Der Doppelgänger

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"Der Doppelgänger" is one of the six songs from Franz Schubert's Schwanengesang that sets words by Heinrich Heine for piano and tenor voice. It was written in 1828, the year of Schubert's death.


The title "Der Doppelgänger" is Schubert's; in Heine's Buch der Lieder [de] (1827) the poem is untitled, making the ending a surprise. Heine used the spelling "Doppeltgänger".[1]

Still ist die Nacht, es ruhen die Gassen,
In diesem Hause wohnte mein Schatz;
Sie hat schon längst die Stadt verlassen,
Doch steht noch das Haus auf demselben Platz.

Da steht auch ein Mensch und starrt in die Höhe,
Und ringt die Hände, vor Schmerzensgewalt;
Mir graust es, wenn ich sein Antlitz sehe, -
Der Mond zeigt mir meine eigne Gestalt.

Du Doppelgänger! du bleicher Geselle!
Was äffst du nach mein Liebesleid,
Das mich gequält auf dieser Stelle,
So manche Nacht, in alter Zeit?

The night is quiet, the streets are calm,
In this house my beloved once lived:
She has long since left the town,
But the house still stands, here in the same place.

A man stands there also and looks to the sky,
And wrings his hands, overwhelmed by pain:
I am terrified – when I see his face,
The moon shows me my own form!

O you Doppelgänger! you pale comrade!
Why do you ape the pain of my love
Which tormented me upon this spot
So many a night, so long ago?


Heine's Buch der Lieder is divided into five sections; all the poems set in Schwanengesang are from the third, Die Heimkehr (The Homecoming). In Schwanengesang, this song stands at the end of the Heine songs, although Heine's order is different and it has been argued that the sequence works better dramatically when the songs are performed in their order of appearance in the Buch der Lieder.

This song's context requires some background in the Doppelgänger mythology to parse. Seeing one's own Doppelgänger in this mythology implies that you are dead, so the middle of the piece reaches a peak as the singer realizes that the stranger is their Doppelgänger. Immediately afterwards the piece becomes very quiet as the singer internally comes to terms with the reality that they did not, in fact, return from the war.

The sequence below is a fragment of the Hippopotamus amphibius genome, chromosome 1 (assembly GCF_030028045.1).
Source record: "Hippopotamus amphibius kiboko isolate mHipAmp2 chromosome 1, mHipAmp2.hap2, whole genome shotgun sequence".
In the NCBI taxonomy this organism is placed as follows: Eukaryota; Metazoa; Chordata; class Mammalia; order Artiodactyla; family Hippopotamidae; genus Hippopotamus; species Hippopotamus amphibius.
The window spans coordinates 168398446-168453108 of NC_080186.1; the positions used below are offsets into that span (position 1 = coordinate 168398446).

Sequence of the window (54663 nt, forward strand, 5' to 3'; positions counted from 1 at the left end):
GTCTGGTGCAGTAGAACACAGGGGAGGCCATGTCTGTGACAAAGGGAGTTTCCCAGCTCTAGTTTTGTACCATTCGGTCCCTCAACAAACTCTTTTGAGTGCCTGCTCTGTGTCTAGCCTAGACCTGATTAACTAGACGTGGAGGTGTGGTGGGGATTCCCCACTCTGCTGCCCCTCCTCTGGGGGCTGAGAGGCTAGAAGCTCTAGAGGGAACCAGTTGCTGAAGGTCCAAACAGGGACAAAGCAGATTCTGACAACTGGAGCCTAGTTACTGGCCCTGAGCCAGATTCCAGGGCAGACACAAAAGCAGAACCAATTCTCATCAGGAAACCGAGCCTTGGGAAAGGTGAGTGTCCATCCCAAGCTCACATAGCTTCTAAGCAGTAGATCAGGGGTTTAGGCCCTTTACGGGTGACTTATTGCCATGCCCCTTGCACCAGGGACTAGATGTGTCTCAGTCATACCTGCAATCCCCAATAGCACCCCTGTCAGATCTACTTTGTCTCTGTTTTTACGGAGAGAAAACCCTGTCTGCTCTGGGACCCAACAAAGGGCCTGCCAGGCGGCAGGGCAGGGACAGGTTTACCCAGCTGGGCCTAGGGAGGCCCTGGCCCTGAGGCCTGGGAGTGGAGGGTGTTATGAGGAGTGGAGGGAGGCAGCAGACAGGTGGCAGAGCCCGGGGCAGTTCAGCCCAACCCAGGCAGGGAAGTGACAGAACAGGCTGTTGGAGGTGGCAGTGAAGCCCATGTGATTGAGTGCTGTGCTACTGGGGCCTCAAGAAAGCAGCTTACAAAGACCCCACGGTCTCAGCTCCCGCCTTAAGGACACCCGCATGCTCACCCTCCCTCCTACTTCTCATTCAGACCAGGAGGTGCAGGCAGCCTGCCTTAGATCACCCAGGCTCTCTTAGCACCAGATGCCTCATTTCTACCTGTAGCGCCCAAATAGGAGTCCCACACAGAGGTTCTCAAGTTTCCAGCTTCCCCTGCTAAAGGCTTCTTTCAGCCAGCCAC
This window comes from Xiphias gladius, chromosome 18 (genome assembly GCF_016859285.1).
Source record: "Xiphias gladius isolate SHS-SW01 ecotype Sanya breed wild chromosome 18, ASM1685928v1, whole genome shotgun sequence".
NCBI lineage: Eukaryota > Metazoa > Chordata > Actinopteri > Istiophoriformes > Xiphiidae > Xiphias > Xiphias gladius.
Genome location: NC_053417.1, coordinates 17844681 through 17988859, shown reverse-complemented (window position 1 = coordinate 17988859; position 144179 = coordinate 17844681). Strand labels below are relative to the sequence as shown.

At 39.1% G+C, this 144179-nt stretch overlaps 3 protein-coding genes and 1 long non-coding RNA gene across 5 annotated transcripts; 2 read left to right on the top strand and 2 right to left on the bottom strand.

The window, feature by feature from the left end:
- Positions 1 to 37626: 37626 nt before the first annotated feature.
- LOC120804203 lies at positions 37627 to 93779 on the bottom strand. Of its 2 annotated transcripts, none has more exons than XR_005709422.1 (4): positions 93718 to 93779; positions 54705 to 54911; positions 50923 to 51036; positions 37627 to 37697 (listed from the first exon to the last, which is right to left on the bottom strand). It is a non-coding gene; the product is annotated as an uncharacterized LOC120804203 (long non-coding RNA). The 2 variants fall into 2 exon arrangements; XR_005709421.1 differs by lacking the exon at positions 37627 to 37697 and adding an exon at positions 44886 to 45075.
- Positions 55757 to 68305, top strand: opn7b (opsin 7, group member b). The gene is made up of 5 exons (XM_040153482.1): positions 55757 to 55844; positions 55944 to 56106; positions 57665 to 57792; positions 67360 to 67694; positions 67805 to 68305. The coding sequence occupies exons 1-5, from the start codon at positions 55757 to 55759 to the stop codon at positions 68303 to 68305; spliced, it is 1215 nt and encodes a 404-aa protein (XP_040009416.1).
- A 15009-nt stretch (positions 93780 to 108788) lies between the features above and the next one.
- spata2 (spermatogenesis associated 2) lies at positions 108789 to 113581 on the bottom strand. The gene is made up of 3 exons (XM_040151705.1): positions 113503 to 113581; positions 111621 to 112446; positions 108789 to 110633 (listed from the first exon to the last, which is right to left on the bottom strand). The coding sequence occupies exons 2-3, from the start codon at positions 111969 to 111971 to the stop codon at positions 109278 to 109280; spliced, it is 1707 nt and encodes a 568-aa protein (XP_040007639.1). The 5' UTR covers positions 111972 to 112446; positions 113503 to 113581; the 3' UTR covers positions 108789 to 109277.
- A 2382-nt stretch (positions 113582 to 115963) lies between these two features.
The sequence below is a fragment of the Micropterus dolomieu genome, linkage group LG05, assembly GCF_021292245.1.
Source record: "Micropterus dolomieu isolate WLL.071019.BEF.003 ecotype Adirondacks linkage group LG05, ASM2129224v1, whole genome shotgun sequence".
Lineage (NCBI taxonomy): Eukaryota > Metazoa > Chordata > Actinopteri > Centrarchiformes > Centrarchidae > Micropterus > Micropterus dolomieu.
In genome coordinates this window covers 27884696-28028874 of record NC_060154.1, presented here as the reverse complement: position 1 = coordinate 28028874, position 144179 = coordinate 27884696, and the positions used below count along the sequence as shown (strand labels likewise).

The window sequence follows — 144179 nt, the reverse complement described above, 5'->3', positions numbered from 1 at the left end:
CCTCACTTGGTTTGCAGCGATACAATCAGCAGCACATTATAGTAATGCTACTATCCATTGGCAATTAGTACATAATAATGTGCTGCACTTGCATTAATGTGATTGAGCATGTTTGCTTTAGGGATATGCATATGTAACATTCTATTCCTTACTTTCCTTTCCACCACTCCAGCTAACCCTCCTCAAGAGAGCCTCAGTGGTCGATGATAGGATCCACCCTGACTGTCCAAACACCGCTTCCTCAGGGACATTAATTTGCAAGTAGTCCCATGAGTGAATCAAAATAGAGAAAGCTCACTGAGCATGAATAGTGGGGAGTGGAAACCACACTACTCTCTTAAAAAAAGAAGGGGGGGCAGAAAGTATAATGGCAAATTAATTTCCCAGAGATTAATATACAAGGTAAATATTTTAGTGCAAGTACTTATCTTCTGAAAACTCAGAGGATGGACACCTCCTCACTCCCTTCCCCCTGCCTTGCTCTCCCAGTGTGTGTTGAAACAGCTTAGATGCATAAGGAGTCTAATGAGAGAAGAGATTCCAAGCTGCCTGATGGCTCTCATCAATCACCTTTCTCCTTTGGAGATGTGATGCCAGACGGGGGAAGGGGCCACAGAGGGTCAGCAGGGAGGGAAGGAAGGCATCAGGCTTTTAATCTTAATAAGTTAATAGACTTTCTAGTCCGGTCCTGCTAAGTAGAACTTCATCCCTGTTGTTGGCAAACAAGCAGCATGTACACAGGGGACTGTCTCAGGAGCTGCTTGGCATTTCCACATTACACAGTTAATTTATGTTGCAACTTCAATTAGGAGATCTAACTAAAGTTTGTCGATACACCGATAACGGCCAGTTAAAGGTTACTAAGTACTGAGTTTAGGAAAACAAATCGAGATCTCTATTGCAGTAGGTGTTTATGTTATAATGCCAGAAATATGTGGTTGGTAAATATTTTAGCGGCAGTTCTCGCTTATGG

"Der Doppelgänger" is through-composed; each stanza's setting is different, but not altogether different: the song is a kind of passacaglia on the theme of the first four bars of the piano part. This ambiguous harmonic progression is made of chords that lack one note, leaving it unclear what the harmony is. The first chord lacks a third, so could be B major or B minor. The second has only the interval of a third, so it is unclear whether it is the first inversion of a D-sharp minor chord or the second inversion of F-sharp major. This ambiguity is only resolved with the entry of the voice, when the harmony of B minor with its dominant, F-sharp major, is established.

The piano part, consisting almost entirely of block chords that gradually become denser, dominates the song and does much to give it its feeling of inexorability, and its brief abandonment (displaced by a succession of increasingly dissonant chords) at the climax of the song signals the frantic horror of the poet. At this point, the initially ambiguous harmony returns with a modulation to D-sharp minor on the words Was äffst du nach mein Liebesleid (bar 47).

The song is 63 bars long, and in a typical performance lasts between 4 and 5 minutes. It is in the key of B minor, the same as Schubert's Unfinished Symphony.


  1. ^ Wikisource-logo.svg German Wikisource has original text related to this article: Still ist die Nacht, es ruhen die Gassen from Heine's Buch der Lieder; from Schubert's Schwanengesang, vol. 2, p. 81

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